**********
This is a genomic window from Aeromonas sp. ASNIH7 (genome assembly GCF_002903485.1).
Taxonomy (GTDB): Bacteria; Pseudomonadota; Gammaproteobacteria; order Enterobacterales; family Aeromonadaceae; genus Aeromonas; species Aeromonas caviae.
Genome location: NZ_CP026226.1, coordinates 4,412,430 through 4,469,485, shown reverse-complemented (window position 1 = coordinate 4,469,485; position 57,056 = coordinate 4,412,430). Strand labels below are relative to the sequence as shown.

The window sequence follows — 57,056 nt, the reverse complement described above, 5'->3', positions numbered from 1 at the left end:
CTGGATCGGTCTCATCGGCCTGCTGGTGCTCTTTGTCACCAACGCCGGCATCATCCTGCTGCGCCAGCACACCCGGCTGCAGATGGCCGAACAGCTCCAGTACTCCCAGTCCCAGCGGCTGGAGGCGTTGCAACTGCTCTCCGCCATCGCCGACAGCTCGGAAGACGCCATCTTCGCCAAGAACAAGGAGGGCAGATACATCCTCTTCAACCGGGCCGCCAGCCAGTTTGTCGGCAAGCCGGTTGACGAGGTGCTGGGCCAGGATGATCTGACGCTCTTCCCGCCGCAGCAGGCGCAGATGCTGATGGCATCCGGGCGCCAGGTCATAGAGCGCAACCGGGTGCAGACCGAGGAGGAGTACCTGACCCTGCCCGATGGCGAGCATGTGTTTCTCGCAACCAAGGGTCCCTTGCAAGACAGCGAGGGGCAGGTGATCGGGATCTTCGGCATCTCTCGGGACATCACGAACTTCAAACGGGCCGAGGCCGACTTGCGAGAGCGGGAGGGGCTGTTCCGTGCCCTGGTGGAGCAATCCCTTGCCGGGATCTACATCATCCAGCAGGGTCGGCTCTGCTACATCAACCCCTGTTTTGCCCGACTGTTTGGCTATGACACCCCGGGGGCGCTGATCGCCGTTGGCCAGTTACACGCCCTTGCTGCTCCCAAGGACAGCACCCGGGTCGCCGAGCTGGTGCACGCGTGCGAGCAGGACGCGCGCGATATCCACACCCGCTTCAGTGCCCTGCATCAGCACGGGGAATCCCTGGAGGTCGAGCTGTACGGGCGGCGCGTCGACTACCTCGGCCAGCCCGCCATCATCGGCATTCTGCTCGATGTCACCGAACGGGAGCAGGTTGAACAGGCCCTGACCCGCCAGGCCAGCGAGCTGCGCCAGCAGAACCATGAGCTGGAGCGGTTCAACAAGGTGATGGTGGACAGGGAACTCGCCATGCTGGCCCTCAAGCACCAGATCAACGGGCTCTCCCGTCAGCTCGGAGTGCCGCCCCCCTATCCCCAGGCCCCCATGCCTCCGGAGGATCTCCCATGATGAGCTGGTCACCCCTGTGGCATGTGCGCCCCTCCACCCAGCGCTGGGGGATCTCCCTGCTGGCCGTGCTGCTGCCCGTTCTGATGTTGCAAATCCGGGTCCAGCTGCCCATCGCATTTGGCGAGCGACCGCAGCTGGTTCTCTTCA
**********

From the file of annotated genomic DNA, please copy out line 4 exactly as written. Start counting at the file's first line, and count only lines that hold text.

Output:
The window sequence follows — 57,056 nt, the reverse complement described above, 5'->3', positions numbered from 1 at the left end: